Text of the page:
Killian began playing and experimenting early on, but (in terms of public performance) bloomed late. Beginning in the late 1980s, he began performing his original music in conjunction with the Ventura New Music Concert Series (Southern California)– aided by close friend and colleague, avant-jazz trumpeter, Jeff Kaiser. So began a long series of ever-changing concerts and presentations all around Southern California. Some of these were in connection to SEAMUS, an acronym for the national “new music” organization: the Society for Electro Acoustic Music in the United States (Killian was introduced to the organization by Kaiser in 1990 and became President of the Los Angeles chapter in 1992). Ted's has been interviewed as a featured composer on “Music of the Americas” on KPFK radio in Los Angeles. Since the debut of “Flux Aeterna” his music has been played on literally dozens of radio stations around the globe and has garnered critical praise in as many publications internationally. In recent years, he has composed music for ballet, “fixed” gallery installations, multi-discipinary art performances, large ensembles and small groups. And, after all of this, Killian has still somehow managed to avoid having ever been in anything resembling a “band.”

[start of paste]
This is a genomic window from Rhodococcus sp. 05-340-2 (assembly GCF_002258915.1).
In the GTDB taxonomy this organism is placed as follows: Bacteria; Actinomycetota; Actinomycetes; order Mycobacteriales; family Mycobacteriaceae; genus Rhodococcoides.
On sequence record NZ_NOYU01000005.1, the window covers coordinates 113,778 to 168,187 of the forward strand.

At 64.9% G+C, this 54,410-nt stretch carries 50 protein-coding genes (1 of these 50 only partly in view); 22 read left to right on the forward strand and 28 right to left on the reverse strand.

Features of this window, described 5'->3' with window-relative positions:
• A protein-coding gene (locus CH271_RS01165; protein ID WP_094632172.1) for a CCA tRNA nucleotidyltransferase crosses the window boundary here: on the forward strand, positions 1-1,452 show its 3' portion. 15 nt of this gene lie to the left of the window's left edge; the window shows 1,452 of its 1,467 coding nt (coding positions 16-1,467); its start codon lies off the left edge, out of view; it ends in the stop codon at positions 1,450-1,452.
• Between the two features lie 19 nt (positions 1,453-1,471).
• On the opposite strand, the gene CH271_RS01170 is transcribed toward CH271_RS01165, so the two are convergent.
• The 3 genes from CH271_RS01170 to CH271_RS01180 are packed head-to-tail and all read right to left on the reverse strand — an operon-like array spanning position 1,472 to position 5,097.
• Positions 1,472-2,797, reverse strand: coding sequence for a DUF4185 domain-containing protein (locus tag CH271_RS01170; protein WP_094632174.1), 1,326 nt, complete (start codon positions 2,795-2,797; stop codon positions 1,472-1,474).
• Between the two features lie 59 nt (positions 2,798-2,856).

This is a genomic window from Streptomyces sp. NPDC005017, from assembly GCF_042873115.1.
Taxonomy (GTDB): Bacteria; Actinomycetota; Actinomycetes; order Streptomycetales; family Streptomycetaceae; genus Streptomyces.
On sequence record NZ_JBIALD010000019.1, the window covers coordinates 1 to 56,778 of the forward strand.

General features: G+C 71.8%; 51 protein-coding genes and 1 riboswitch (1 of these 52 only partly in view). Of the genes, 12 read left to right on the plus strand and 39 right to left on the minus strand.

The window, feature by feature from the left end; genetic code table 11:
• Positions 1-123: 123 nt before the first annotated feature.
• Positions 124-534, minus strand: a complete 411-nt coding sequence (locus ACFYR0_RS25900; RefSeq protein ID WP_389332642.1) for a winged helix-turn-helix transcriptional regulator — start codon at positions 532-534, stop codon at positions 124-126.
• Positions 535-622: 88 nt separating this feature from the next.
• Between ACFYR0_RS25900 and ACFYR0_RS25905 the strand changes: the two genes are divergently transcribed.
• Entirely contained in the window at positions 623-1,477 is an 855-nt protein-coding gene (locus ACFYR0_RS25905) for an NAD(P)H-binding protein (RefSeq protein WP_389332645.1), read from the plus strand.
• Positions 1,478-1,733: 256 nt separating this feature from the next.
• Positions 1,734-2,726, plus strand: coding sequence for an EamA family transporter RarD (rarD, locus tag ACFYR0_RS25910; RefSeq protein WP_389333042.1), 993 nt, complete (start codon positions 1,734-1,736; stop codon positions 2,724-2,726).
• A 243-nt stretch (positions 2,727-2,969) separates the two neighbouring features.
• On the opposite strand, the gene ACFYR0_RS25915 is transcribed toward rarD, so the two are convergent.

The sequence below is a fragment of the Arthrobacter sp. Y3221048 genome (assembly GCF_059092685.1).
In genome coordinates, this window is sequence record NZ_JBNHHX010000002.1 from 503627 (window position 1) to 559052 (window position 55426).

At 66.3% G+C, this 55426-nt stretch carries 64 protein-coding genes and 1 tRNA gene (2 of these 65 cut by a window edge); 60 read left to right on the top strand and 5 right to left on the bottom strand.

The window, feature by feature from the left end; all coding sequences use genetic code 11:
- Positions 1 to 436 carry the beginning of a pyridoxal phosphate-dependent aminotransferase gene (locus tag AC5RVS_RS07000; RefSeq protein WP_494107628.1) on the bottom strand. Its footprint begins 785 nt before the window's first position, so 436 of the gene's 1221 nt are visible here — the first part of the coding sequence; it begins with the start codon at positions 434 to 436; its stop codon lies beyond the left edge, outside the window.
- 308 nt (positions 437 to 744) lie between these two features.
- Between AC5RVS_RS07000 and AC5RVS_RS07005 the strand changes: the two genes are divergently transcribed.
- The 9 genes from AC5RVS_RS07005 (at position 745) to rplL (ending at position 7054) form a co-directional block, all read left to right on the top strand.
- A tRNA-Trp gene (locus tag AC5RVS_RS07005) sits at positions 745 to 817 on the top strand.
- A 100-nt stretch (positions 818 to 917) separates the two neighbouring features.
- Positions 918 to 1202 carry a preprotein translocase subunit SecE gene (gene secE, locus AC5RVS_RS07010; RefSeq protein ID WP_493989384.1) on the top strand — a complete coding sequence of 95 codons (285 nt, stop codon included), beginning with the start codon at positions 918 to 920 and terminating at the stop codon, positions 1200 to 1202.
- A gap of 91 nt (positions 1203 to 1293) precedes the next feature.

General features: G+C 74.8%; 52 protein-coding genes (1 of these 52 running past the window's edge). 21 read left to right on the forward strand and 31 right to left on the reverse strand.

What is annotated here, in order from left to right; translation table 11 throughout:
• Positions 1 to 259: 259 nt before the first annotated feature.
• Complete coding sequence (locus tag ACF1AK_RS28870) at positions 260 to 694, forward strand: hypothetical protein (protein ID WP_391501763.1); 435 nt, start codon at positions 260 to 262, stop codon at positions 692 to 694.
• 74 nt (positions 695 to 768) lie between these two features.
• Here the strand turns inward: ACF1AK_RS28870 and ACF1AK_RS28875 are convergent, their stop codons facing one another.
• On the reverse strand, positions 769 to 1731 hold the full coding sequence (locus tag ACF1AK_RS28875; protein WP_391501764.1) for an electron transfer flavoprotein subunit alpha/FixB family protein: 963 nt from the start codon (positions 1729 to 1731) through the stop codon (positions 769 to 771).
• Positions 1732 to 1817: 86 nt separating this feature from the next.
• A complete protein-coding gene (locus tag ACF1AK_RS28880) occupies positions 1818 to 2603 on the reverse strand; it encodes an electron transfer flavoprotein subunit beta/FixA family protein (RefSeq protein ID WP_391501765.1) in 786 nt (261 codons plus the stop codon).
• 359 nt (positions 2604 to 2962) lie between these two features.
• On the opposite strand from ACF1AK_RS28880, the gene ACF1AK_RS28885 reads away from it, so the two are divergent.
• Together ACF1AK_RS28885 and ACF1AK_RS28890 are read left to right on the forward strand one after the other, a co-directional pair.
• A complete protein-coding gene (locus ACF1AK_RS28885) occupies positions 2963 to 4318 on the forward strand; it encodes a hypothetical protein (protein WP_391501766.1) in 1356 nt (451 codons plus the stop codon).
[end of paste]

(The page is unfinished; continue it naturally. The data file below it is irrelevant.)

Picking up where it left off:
Ted Killian is a 1982 graduate of UCSB with a Bachelors degree in visual arts. Since then he has exhibited paintings, sculpture and computer art in a number of galleries, museums and other venues across the country. He was a 1992 appointee to the “Task Force for Visual Arts” in Ventura, CA. He supports his musical/artistic activities with his “day job” as a freelance graphic designer for various musical instrument and high-tech manufacturers. He currently resides in Southern Oregon with his wife, 3 sons, 3 guinea pigs, and 2 goldfish.

pfMENTUM CD007

PFMCD007